I have outlined what I believe are some of the key steps in planning your finances in a manner that will either help you achieve your goal or make it easier if you are already doing so.  Make no mistake that for most who survive on one income, it is not an easy task.  If I had a quarter for every “must be nice”, I would have lost a few less night’s sleep.  There is an opportunity cost to every decision in life; it’s just a matter of what you deem to be a priority in your own life.
Step 1- You need to know what you are spending. Download your monthly bank & credit card activity and review your expenditures and determine what your fixed expenses are as well as those that you can cut out. 
Step 2- Come to an agreement with your significant other about the plans & projects that you are willing to put on hold i.e. Renovations, moving, travel, new car etc.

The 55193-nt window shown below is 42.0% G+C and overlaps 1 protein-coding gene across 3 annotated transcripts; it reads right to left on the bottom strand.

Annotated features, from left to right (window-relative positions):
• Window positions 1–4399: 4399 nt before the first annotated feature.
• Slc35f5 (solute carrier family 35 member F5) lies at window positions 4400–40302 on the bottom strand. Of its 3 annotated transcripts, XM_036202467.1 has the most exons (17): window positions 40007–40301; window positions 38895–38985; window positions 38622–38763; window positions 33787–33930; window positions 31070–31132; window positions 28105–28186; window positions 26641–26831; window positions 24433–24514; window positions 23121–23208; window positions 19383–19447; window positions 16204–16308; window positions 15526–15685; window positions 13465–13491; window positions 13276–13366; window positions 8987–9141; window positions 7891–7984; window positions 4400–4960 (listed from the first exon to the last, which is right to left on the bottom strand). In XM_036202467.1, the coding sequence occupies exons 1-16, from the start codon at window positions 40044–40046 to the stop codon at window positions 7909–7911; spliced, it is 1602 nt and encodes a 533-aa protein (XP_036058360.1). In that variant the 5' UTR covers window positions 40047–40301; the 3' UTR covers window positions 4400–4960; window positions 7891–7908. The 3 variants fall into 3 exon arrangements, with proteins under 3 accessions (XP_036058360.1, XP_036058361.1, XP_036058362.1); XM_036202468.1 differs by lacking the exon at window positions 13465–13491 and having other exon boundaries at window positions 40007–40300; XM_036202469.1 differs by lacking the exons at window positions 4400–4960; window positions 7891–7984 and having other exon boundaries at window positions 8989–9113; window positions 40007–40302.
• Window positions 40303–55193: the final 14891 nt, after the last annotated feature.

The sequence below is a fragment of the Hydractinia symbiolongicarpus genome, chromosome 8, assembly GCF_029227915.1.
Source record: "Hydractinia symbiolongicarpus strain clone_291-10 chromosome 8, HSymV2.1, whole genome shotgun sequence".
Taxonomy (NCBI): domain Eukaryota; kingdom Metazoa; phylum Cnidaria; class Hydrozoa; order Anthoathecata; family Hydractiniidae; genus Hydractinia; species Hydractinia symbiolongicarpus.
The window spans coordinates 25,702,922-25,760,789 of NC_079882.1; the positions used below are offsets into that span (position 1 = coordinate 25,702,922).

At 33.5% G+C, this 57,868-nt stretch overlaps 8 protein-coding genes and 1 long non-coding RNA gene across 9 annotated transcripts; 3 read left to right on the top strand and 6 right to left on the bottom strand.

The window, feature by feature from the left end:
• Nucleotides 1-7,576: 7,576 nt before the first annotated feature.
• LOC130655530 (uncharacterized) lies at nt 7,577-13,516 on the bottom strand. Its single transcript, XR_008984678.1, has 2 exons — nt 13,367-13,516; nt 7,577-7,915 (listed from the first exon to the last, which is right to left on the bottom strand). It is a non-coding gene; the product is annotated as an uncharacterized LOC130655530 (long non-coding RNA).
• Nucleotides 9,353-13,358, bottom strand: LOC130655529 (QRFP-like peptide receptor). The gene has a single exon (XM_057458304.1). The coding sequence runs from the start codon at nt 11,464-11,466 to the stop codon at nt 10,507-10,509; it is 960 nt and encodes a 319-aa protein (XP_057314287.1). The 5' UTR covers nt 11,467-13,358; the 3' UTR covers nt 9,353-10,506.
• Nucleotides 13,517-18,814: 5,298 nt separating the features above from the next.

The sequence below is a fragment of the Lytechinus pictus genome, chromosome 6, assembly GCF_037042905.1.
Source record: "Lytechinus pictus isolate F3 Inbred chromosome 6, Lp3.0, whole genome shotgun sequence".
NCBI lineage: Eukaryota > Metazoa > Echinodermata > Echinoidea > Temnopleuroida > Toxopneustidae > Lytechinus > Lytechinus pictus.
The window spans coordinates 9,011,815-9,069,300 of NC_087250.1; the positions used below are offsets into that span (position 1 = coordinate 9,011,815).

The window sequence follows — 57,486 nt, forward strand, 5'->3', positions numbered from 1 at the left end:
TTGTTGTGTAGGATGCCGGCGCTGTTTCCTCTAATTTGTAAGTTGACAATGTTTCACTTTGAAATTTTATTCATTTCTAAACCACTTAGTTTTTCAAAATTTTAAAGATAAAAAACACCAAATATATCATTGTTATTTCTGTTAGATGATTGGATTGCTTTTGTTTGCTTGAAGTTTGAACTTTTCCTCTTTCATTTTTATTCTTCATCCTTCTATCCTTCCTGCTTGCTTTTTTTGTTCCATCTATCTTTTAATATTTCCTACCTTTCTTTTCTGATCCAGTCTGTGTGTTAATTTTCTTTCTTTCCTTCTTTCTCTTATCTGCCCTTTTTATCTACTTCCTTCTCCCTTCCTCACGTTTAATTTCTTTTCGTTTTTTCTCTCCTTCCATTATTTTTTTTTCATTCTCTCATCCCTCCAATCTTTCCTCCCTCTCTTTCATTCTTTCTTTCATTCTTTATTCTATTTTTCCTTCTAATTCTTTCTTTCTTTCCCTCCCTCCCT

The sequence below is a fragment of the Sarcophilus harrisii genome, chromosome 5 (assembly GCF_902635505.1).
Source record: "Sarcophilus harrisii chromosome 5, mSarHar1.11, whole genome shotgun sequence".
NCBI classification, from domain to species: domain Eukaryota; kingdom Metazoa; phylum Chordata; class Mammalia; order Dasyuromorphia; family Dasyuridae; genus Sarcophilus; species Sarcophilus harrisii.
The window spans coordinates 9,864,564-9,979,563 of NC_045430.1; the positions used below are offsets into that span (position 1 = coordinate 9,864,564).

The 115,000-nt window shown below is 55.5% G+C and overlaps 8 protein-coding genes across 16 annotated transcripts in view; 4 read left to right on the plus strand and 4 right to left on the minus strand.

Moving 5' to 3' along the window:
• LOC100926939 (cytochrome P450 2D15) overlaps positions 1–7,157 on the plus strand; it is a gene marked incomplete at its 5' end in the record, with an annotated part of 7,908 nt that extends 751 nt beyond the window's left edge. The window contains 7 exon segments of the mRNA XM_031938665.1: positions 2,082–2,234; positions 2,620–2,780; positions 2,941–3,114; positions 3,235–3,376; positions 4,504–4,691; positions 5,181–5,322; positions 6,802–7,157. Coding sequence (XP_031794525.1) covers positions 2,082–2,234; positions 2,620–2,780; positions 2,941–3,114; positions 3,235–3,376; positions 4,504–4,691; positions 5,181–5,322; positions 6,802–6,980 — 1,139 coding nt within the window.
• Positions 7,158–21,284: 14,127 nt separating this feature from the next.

Step 3 – One of the best pieces of financial advice out there is to have a “rainy day fund” equivalent to 3-6 months worth of income.  Especi
ally in cases where you are dependent on one income, this becomes very crucial.
Step 4- Review your current financing/lending situation:  
·   For most it is easier to make one consolidated payment versus trying to make a mortgage payment, car payment, line of credit payment and credit payments.  Consolidating your debt may be worth discussing with your bank.
·   To ease your cash flow woes you can talk to your bank about extending the amortization period of your mortgage to reduce your monthly payments. I would suggest onlydoing this while you are down to one income as it will increase your interest cost.